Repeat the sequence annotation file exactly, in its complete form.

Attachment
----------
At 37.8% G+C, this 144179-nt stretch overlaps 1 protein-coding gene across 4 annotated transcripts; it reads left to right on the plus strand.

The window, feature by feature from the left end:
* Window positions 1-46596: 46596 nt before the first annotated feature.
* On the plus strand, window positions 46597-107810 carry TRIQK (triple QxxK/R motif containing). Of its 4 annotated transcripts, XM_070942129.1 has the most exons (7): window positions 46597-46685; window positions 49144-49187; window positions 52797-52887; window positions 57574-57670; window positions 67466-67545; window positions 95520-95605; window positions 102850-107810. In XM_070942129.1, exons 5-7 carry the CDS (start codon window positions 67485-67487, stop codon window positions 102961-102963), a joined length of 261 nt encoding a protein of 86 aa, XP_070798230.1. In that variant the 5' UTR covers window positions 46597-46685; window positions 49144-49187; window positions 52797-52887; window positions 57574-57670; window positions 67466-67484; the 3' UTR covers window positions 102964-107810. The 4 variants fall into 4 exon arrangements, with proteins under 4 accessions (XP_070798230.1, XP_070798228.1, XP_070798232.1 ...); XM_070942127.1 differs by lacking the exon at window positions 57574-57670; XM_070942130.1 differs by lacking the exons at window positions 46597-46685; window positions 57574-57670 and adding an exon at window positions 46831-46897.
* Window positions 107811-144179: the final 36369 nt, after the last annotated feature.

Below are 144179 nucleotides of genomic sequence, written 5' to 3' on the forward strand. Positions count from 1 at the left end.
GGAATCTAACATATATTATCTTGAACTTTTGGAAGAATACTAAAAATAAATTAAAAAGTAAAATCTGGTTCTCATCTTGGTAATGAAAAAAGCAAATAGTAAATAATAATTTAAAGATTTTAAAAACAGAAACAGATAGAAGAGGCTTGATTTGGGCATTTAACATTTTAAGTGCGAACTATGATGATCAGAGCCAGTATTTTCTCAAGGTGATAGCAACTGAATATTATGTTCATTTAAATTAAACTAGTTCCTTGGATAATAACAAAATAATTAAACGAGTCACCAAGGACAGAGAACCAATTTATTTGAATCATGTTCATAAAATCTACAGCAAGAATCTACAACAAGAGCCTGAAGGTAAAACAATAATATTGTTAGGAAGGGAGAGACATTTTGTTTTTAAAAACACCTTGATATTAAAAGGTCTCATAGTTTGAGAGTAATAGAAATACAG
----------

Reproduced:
At 37.8% G+C, this 144179-nt stretch overlaps 1 protein-coding gene across 4 annotated transcripts; it reads left to right on the plus strand.

The window, feature by feature from the left end:
* Window positions 1-46596: 46596 nt before the first annotated feature.
* On the plus strand, window positions 46597-107810 carry TRIQK (triple QxxK/R motif containing). Of its 4 annotated transcripts, XM_070942129.1 has the most exons (7): window positions 46597-46685; window positions 49144-49187; window positions 52797-52887; window positions 57574-57670; window positions 67466-67545; window positions 95520-95605; window positions 102850-107810. In XM_070942129.1, exons 5-7 carry the CDS (start codon window positions 67485-67487, stop codon window positions 102961-102963), a joined length of 261 nt encoding a protein of 86 aa, XP_070798230.1. In that variant the 5' UTR covers window positions 46597-46685; window positions 49144-49187; window positions 52797-52887; window positions 57574-57670; window positions 67466-67484; the 3' UTR covers window positions 102964-107810. The 4 variants fall into 4 exon arrangements, with proteins under 4 accessions (XP_070798230.1, XP_070798228.1, XP_070798232.1 ...); XM_070942127.1 differs by lacking the exon at window positions 57574-57670; XM_070942130.1 differs by lacking the exons at window positions 46597-46685; window positions 57574-57670 and adding an exon at window positions 46831-46897.
* Window positions 107811-144179: the final 36369 nt, after the last annotated feature.

Below are 144179 nucleotides of genomic sequence, written 5' to 3' on the forward strand. Positions count from 1 at the left end.
GGAATCTAACATATATTATCTTGAACTTTTGGAAGAATACTAAAAATAAATTAAAAAGTAAAATCTGGTTCTCATCTTGGTAATGAAAAAAGCAAATAGTAAATAATAATTTAAAGATTTTAAAAACAGAAACAGATAGAAGAGGCTTGATTTGGGCATTTAACATTTTAAGTGCGAACTATGATGATCAGAGCCAGTATTTTCTCAAGGTGATAGCAACTGAATATTATGTTCATTTAAATTAAACTAGTTCCTTGGATAATAACAAAATAATTAAACGAGTCACCAAGGACAGAGAACCAATTTATTTGAATCATGTTCATAAAATCTACAGCAAGAATCTACAACAAGAGCCTGAAGGTAAAACAATAATATTGTTAGGAAGGGAGAGACATTTTGTTTTTAAAAACACCTTGATATTAAAAGGTCTCATAGTTTGAGAGTAATAGAAATACAG